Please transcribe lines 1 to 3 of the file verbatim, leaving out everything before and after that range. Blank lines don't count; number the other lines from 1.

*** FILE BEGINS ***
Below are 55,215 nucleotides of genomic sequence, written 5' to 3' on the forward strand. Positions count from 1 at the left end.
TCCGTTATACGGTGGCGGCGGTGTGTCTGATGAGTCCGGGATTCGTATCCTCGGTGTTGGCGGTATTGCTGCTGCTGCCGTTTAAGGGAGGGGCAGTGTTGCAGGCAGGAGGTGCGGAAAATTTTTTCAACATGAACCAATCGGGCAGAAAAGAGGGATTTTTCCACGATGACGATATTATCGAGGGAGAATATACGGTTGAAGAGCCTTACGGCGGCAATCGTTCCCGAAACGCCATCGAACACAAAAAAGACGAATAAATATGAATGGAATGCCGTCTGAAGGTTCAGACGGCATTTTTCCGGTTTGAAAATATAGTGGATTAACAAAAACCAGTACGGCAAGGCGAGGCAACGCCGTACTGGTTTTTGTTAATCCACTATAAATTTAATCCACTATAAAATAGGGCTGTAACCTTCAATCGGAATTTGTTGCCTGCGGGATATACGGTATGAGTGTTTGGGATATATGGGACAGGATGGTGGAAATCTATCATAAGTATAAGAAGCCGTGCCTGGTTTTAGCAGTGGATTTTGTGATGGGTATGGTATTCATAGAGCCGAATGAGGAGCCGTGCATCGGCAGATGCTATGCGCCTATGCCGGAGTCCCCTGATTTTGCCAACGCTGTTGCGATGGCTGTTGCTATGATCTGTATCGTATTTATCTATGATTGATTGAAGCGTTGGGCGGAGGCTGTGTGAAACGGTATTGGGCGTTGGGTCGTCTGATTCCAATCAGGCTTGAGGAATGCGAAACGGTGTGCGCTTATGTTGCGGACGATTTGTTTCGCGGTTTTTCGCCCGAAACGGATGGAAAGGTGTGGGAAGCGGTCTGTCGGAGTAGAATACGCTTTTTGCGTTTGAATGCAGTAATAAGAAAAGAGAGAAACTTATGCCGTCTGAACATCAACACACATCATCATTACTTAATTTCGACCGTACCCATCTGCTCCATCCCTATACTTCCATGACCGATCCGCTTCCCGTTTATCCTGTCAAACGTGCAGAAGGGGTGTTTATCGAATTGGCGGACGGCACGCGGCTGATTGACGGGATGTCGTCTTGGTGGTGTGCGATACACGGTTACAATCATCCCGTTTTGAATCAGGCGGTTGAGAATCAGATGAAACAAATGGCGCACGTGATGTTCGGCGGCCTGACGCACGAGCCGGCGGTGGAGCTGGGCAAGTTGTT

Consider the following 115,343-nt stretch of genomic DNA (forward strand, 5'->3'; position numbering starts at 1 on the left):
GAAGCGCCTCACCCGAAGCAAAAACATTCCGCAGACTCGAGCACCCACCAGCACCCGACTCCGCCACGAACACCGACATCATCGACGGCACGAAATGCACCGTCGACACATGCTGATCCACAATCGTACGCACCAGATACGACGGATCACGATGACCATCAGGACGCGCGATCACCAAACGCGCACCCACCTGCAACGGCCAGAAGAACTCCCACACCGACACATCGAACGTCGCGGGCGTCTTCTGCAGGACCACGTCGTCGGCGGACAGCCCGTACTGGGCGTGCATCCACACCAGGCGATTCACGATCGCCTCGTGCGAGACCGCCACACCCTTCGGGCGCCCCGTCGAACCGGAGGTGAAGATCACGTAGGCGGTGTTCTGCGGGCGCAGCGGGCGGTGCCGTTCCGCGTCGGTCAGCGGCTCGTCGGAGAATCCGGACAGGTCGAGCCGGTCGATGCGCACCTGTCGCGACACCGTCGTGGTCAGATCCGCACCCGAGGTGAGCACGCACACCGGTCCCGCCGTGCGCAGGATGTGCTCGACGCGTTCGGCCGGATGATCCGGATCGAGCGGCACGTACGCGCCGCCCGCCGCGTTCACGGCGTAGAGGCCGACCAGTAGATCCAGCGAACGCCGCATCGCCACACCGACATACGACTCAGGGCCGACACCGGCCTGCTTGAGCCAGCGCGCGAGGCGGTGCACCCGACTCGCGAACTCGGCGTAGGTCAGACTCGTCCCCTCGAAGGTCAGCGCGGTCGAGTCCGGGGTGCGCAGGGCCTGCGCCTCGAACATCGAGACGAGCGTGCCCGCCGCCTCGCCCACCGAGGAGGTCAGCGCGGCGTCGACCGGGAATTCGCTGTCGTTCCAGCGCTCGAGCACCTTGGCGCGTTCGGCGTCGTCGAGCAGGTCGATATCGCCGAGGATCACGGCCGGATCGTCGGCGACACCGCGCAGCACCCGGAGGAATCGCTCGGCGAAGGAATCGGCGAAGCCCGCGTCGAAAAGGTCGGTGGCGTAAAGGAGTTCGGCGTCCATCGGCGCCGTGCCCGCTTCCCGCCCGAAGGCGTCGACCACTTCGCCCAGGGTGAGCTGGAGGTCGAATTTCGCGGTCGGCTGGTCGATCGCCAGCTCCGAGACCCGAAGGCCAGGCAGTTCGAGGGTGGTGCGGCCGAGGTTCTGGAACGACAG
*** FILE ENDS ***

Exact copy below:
Below are 55,215 nucleotides of genomic sequence, written 5' to 3' on the forward strand. Positions count from 1 at the left end.
TCCGTTATACGGTGGCGGCGGTGTGTCTGATGAGTCCGGGATTCGTATCCTCGGTGTTGGCGGTATTGCTGCTGCTGCCGTTTAAGGGAGGGGCAGTGTTGCAGGCAGGAGGTGCGGAAAATTTTTTCAACATGAACCAATCGGGCAGAAAAGAGGGATTTTTCCACGATGACGATATTATCGAGGGAGAATATACGGTTGAAGAGCCTTACGGCGGCAATCGTTCCCGAAACGCCATCGAACACAAAAAAGACGAATAAATATGAATGGAATGCCGTCTGAAGGTTCAGACGGCATTTTTCCGGTTTGAAAATATAGTGGATTAACAAAAACCAGTACGGCAAGGCGAGGCAACGCCGTACTGGTTTTTGTTAATCCACTATAAATTTAATCCACTATAAAATAGGGCTGTAACCTTCAATCGGAATTTGTTGCCTGCGGGATATACGGTATGAGTGTTTGGGATATATGGGACAGGATGGTGGAAATCTATCATAAGTATAAGAAGCCGTGCCTGGTTTTAGCAGTGGATTTTGTGATGGGTATGGTATTCATAGAGCCGAATGAGGAGCCGTGCATCGGCAGATGCTATGCGCCTATGCCGGAGTCCCCTGATTTTGCCAACGCTGTTGCGATGGCTGTTGCTATGATCTGTATCGTATTTATCTATGATTGATTGAAGCGTTGGGCGGAGGCTGTGTGAAACGGTATTGGGCGTTGGGTCGTCTGATTCCAATCAGGCTTGAGGAATGCGAAACGGTGTGCGCTTATGTTGCGGACGATTTGTTTCGCGGTTTTTCGCCCGAAACGGATGGAAAGGTGTGGGAAGCGGTCTGTCGGAGTAGAATACGCTTTTTGCGTTTGAATGCAGTAATAAGAAAAGAGAGAAACTTATGCCGTCTGAACATCAACACACATCATCATTACTTAATTTCGACCGTACCCATCTGCTCCATCCCTATACTTCCATGACCGATCCGCTTCCCGTTTATCCTGTCAAACGTGCAGAAGGGGTGTTTATCGAATTGGCGGACGGCACGCGGCTGATTGACGGGATGTCGTCTTGGTGGTGTGCGATACACGGTTACAATCATCCCGTTTTGAATCAGGCGGTTGAGAATCAGATGAAACAAATGGCGCACGTGATGTTCGGCGGCCTGACGCACGAGCCGGCGGTGGAGCTGGGCAAGTTGTT

Consider the following 115,343-nt stretch of genomic DNA (forward strand, 5'->3'; position numbering starts at 1 on the left):